Posterior Ankle Impingement Exercises
Read More >
A posterior Ankle Impingement Test is the most accurate clinical test to diagnose a Posterior Ankle Impingement. To perform this test, the patient lies on their front and bends the knee of the affected side to 90º. The therapists move the foot into plantarflexion. Provocation of pain with overpressure with this movement indicates a positive test.
If the pain is on the inner side of the ankle, the therapist may ask the patient to flex their big toe against resistance. If pain is elicited on this movement, then there is a heightened clinical suspicion that the Flexor Hallicus Longus may contribute to the cause of their Posterior Ankle Impingement.
Related Article: Posterior Ankle Impingement Symptoms and Treatment
If there is a clinical suspicion of Posterior Ankle Impingement, then your physician may recommend an x-ray. This is a quick and cost-effective method of detecting potential causes such as an Os-Trigonum or a Stieda’s Process. Unfortunately, an x-ray will not be able to determine if other factors are causing the pain, such as inflamed Flexor Hallucis Longus Tendon.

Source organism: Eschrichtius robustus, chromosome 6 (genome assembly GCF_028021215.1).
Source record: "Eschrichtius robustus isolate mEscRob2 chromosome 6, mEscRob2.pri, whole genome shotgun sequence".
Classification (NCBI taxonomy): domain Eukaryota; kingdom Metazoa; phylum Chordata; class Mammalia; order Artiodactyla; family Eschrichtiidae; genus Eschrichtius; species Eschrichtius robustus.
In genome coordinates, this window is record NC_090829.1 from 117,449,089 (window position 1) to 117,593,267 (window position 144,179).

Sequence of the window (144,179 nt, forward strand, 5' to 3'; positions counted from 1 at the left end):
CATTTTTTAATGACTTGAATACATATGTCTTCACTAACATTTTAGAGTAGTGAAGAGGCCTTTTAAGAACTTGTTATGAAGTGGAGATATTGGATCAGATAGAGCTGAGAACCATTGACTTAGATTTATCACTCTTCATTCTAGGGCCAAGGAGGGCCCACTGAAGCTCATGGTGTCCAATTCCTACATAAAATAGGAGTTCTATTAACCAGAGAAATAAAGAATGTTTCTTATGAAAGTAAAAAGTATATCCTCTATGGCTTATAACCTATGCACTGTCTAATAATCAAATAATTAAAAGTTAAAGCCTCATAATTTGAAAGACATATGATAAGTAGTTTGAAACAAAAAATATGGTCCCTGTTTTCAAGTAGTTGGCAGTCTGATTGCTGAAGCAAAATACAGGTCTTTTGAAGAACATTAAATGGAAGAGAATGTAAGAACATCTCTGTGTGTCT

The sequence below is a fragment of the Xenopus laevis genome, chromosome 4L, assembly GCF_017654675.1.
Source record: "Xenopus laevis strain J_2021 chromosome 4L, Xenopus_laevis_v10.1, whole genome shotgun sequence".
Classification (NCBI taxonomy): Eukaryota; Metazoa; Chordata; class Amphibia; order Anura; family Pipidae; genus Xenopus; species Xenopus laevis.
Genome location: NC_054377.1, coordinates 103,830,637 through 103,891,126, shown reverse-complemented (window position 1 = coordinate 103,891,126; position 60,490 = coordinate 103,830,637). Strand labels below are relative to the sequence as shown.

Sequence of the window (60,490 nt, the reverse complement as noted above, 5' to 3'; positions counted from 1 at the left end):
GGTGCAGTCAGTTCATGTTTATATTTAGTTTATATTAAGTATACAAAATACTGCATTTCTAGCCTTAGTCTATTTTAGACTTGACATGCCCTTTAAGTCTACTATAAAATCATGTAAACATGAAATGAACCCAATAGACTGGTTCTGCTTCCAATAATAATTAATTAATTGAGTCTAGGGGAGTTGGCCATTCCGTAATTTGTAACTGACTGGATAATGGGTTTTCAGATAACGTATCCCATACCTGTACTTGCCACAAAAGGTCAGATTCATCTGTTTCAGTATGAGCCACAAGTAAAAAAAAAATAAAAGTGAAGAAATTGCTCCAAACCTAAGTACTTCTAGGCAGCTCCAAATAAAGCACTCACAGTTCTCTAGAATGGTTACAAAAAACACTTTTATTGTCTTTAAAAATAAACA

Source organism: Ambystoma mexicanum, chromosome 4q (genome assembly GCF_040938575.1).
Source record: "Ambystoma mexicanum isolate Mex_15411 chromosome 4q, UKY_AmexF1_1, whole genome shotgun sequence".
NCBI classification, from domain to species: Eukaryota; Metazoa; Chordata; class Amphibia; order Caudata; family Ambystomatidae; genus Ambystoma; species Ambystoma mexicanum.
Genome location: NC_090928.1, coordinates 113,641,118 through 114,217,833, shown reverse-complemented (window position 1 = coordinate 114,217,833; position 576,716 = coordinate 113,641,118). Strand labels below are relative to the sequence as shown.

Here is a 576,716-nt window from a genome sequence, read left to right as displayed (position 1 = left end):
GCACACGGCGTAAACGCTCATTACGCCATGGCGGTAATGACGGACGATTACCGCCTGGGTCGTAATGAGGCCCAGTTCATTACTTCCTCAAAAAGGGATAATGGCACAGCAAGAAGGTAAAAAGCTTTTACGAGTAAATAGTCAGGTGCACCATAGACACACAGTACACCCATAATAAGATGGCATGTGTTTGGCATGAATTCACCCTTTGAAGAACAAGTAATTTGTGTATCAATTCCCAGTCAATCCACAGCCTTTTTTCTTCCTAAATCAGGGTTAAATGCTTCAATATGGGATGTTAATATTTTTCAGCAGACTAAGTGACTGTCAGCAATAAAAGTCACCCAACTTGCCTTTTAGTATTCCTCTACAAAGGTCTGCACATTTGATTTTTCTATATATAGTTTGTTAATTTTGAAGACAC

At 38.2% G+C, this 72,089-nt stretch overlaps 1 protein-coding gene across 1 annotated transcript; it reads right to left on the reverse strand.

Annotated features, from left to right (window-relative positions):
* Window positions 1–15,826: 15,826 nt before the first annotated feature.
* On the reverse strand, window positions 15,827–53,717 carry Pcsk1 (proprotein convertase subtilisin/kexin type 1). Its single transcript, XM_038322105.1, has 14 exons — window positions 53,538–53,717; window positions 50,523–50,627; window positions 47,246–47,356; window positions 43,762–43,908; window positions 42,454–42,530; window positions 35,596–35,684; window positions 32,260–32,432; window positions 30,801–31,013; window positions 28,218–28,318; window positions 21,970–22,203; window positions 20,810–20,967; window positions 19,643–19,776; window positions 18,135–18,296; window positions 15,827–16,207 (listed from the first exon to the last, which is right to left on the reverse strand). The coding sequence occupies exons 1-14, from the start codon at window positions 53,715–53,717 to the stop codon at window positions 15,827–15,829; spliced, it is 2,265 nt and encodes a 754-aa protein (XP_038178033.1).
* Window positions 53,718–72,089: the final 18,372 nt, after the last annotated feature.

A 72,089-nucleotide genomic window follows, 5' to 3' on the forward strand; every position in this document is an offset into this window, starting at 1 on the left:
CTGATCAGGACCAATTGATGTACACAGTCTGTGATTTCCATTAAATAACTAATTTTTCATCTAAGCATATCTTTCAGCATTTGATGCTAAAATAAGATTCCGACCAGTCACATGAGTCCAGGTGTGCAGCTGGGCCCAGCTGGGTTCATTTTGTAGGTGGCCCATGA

An MRI is one of the most accurate forms of diagnostic tools for Posterior Ankle Impingement. Posterior Ankle Impingement can result from bony growths, synovitis, effusion, bone bruising or soft tissue injury. An MRI will enable a clinician to differentiate between these potential causes. Combined with a clinical assessment, it is an excellent tool for Posterior Ankle Impingement diagnosis.
An Ultrasound scan helps detect soft tissue inflammation or swelling within the joint that may be causing the symptoms of Posterior Ankle Impingement. It is not as accurate as an MRI, but this is a valuable tool as it gives instant feedback on the potential cause of the pain, and it is most cost-effective than an MRI.
This is not medical advice. We recommend a consultation with a medical professional such as James McCormack. He offers Online Physiotherapy Appointments for £45.
Related Article: Dancers Heel